Methods: A cross-sectional study enrolled a total of 123 hospitalized cancer patients receiving chemotherapy and/or undergoing surgery. Systemic inflammation was assessed as revealed by circulating levels of C-reactive protein, neutrophils, platelet, and by calculating platelet-lymphocytes ratio (PLR) and NLR. Sarcopenia risk was assessed using the Strength, Assistance for walking, Rise from a chair, Climb stairs, and Falls (SARC-F; score≥4 identifies sarcopenia risk). ROC curve were used to identify the best NLR cut-off value which predicts sarcopenia risk. Differences between groups were tested using the T Student, Mann-Whitney, or Chi-Square tests. Logistic regression analyses were done to assess the association between NLR and sarcopenia risk.

Results: ROC curve revealed that the best cut-off point to predict sarcopenia risk was NLR ≥6.5 (sensitivity of 45% and specificity of 81%). Those with NLR ≥6.5 presented higher C-reactive protein, neutrophils, platelet-lymphocytes ratio (PLR), and SARC-F than NLR <6.5 group. A negative correlation was found between NLR and gait speed (r = -0.48, p = 0.0001), handgrip strength (r = -0.29, p = 0.002), arm circumference (r = -0.29, p = 0.002) and calf circumference (r = -0.28, p = 0.003). Those with increased NLR values were associated with high sarcopenia risk in crude model, as well as if adjusted by smoking, alcohol intake, and sex (OR:1.19 [95%CI:1.03-1.37], p = 0.013) or by BMI (OR:1.20 [95%CI:1.05-1.38], p = 0.006).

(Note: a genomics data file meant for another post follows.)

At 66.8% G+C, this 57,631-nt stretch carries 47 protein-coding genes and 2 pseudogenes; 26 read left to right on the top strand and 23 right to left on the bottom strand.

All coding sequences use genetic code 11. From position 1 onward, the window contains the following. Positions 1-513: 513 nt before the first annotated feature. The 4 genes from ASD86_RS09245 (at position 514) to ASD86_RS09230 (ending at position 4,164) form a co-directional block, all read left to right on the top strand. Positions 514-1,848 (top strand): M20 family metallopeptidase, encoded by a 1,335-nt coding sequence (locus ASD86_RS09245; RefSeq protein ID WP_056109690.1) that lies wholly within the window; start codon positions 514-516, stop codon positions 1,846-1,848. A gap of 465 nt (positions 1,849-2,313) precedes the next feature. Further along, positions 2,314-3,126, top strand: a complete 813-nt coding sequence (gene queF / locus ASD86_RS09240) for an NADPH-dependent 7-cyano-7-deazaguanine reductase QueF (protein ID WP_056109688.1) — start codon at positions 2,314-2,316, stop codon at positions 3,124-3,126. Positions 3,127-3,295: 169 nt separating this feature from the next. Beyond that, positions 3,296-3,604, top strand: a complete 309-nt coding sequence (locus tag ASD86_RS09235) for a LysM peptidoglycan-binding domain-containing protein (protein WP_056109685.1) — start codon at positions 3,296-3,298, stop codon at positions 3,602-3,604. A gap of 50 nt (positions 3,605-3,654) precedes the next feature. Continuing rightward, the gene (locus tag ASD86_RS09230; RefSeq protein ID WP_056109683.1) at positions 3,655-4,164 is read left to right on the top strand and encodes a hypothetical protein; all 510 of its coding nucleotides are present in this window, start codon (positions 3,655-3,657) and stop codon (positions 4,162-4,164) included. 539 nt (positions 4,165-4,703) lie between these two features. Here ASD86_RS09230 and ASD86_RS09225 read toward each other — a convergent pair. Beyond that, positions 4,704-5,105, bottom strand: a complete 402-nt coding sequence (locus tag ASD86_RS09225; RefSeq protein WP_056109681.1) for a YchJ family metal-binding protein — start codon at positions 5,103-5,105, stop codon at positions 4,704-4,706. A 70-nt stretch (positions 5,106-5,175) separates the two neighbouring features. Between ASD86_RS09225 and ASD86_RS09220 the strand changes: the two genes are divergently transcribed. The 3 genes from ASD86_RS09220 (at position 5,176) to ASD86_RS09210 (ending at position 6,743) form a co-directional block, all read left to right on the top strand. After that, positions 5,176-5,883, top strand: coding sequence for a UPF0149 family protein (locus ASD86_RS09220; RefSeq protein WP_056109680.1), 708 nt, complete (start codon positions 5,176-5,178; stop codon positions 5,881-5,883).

Conclusion: In hospitalized cancer patients, systemic inflammation measured by NLR was associated with increased sarcopenia risk.
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http://dx.doi.org/10.1016/j.clnu.2020.05.005DOI Listing
January 2021

A simple remote nutritional screening tool and practical guidance for nutritional care in primary practice during the COVID-19 pandemic.

Clin Nutr 2020 07 15;39(7):1983-1987. Epub 2020 May 15.

Department of Medical, Surgical and Health Sciences, University of Trieste, Italy.